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A transgender cyclist has spoken out after being banned from a tournament.
Emily Bridges was hoping to compete in the British National Omnium Championships today (2 April), alongside some of the stars of the sport.
However, the 21-year-old has been told by the Union Cycliste Internationale (UCI) that she will not be allowed to take part due to her no longer being deemed eligible.
She is now demanding answers, saying it was her dream to compete as a woman, something she still has not been able to do as yet.
In a post to social media, Emily said: "Despite the public announcement, I still have little clarity around their finding of my ineligibility under their regulations.
"I am an athlete, and I just want to race competitively again, within the Regulations set by British Cycling and UCI after careful consideration of the research around transgender athletes.
"No one should have to choose between being who they are, and participating in the sport that they love."
Emily said she feels as if she has been 'relentlessly harassed and demonised' by the media, who have not given a thought to the impact their reports may have on her.
"They attack anything that isn’t the norm and print whatever is most likely to result in the highest engagement for their articles, and bring in advertising," she went on.
"This is without care for the wellbeing of individuals or marginalised groups, and others are left to pick up the pieces due to their actions.
"My privacy has been totally violated over speculation around my eligibility and fairness to compete."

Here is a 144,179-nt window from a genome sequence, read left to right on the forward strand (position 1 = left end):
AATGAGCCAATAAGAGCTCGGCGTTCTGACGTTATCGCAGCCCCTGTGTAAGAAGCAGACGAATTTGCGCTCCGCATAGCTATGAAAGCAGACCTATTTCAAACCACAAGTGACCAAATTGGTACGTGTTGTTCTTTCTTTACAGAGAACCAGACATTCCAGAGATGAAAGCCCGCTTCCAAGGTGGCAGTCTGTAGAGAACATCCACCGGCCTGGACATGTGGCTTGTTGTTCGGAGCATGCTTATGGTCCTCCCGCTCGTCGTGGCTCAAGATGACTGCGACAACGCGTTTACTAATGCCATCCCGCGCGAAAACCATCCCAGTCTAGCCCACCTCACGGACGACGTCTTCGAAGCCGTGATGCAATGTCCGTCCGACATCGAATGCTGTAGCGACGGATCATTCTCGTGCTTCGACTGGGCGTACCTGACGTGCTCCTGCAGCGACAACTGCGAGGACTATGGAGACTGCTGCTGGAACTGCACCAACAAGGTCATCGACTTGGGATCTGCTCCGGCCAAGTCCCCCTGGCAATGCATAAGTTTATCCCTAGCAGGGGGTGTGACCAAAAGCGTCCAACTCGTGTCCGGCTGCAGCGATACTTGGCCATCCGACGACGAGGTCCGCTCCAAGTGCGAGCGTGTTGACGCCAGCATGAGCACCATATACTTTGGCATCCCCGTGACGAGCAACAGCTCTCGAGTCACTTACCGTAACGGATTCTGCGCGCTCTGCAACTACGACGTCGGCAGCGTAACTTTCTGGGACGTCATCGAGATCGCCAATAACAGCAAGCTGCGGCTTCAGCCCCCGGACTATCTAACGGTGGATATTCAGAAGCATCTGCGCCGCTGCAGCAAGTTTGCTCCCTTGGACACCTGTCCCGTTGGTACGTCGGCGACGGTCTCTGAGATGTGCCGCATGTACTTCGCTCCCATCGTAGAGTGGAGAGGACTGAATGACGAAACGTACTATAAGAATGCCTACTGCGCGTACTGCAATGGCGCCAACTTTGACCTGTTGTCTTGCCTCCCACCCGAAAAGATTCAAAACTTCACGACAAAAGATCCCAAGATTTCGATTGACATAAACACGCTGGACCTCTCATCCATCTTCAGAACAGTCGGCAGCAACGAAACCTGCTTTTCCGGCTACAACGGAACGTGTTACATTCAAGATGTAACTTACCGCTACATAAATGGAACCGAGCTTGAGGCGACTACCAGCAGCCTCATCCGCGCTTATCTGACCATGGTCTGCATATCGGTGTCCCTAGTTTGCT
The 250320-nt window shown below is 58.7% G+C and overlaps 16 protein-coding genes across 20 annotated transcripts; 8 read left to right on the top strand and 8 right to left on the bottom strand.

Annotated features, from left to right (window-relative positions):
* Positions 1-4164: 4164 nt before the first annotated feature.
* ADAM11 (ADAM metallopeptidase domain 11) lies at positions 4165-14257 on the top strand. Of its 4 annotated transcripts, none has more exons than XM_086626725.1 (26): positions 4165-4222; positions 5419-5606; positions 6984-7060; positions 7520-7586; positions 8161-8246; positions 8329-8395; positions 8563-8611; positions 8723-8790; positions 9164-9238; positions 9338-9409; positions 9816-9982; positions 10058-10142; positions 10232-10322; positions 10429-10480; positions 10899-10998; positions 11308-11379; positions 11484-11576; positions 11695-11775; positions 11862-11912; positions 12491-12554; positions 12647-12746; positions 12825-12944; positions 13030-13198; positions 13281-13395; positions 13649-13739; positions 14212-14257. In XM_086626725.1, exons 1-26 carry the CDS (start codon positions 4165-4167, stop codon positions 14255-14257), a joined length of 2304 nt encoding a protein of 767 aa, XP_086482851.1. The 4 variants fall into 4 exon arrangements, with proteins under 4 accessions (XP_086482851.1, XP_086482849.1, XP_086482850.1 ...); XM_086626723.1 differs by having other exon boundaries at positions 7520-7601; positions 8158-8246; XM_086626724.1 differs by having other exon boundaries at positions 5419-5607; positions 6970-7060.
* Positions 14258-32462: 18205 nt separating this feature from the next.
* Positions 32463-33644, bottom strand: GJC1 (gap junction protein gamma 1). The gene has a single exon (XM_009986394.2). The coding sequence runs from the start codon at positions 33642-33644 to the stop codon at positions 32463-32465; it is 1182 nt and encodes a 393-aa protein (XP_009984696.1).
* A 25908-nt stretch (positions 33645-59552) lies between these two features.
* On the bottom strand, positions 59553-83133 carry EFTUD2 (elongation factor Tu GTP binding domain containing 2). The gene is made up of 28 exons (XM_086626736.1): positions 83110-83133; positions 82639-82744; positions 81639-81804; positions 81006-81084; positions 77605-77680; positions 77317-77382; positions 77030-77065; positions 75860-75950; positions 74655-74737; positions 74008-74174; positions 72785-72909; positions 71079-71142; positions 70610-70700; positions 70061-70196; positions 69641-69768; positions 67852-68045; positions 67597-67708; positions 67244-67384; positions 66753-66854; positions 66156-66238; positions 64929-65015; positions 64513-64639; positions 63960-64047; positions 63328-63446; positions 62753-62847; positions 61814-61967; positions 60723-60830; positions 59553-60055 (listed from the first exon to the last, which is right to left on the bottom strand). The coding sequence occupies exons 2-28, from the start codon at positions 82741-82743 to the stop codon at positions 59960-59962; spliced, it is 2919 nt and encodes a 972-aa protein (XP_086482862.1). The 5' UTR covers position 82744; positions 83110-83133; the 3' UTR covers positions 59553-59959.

According to British Cycling's rules, transgender riders' testosterone levels must fall below five nanomoles per litre for a 12-month period prior to competing.
However, despite having proved this to be the case, Emily says she is still not being allowed to race at the event.
She said: "I am in contact with British Cycling and UCI requesting clarity around my alleged ineligibility, and I hope they they will consider their decision in line with the regulations.
"Thank you to everyone who has supported me through this, your messages have meant the world this past 10 days."
Following news of Emily's ban from the event, British Cycling said it was liaising with her family.
A spokesperson said: "We acknowledge the decision of the UCI with regards to Emily's participation, however we fully recognise her disappointment with today's decision.
"Transgender and non-binary inclusion is bigger than one race and one athlete – it is a challenge for all elite sports.
"We believe all participants within our sport deserve more clarity and understanding around participation in elite competitions and we will continue to work with the UCI on both Emily's case and the wider situation with regards to this issue."
LADbible has contacted British Cycling and the UCI for a comment.
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